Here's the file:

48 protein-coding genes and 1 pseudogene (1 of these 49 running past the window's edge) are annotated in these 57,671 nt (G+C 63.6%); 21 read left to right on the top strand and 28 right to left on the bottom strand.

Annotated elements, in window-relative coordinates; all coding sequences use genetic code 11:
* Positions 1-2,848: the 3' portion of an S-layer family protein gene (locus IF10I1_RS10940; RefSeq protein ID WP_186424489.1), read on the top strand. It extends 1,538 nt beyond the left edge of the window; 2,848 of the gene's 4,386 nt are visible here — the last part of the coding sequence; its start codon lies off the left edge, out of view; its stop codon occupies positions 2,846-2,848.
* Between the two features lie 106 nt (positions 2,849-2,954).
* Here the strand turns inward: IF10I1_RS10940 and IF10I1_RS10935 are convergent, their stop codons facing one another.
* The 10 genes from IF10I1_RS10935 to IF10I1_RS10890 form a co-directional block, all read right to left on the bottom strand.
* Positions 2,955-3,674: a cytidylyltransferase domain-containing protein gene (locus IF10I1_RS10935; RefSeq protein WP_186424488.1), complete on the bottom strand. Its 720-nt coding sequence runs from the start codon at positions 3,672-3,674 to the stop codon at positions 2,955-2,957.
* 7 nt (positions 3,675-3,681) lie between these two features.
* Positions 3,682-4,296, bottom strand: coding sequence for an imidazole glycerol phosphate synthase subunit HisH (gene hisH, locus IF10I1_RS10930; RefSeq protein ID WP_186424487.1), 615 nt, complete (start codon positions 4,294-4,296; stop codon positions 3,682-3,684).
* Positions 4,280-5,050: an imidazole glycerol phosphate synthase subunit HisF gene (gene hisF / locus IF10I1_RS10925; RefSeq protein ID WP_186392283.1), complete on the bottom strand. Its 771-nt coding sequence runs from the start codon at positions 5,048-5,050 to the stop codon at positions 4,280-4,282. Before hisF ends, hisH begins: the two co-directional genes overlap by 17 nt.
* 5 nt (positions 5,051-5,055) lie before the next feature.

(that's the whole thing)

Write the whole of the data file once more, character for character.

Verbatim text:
48 protein-coding genes and 1 pseudogene (1 of these 49 running past the window's edge) are annotated in these 57,671 nt (G+C 63.6%); 21 read left to right on the top strand and 28 right to left on the bottom strand.

Annotated elements, in window-relative coordinates; all coding sequences use genetic code 11:
* Positions 1-2,848: the 3' portion of an S-layer family protein gene (locus IF10I1_RS10940; RefSeq protein ID WP_186424489.1), read on the top strand. It extends 1,538 nt beyond the left edge of the window; 2,848 of the gene's 4,386 nt are visible here — the last part of the coding sequence; its start codon lies off the left edge, out of view; its stop codon occupies positions 2,846-2,848.
* Between the two features lie 106 nt (positions 2,849-2,954).
* Here the strand turns inward: IF10I1_RS10940 and IF10I1_RS10935 are convergent, their stop codons facing one another.
* The 10 genes from IF10I1_RS10935 to IF10I1_RS10890 form a co-directional block, all read right to left on the bottom strand.
* Positions 2,955-3,674: a cytidylyltransferase domain-containing protein gene (locus IF10I1_RS10935; RefSeq protein WP_186424488.1), complete on the bottom strand. Its 720-nt coding sequence runs from the start codon at positions 3,672-3,674 to the stop codon at positions 2,955-2,957.
* 7 nt (positions 3,675-3,681) lie between these two features.
* Positions 3,682-4,296, bottom strand: coding sequence for an imidazole glycerol phosphate synthase subunit HisH (gene hisH, locus IF10I1_RS10930; RefSeq protein ID WP_186424487.1), 615 nt, complete (start codon positions 4,294-4,296; stop codon positions 3,682-3,684).
* Positions 4,280-5,050: an imidazole glycerol phosphate synthase subunit HisF gene (gene hisF / locus IF10I1_RS10925; RefSeq protein ID WP_186392283.1), complete on the bottom strand. Its 771-nt coding sequence runs from the start codon at positions 5,048-5,050 to the stop codon at positions 4,280-4,282. Before hisF ends, hisH begins: the two co-directional genes overlap by 17 nt.
* 5 nt (positions 5,051-5,055) lie before the next feature.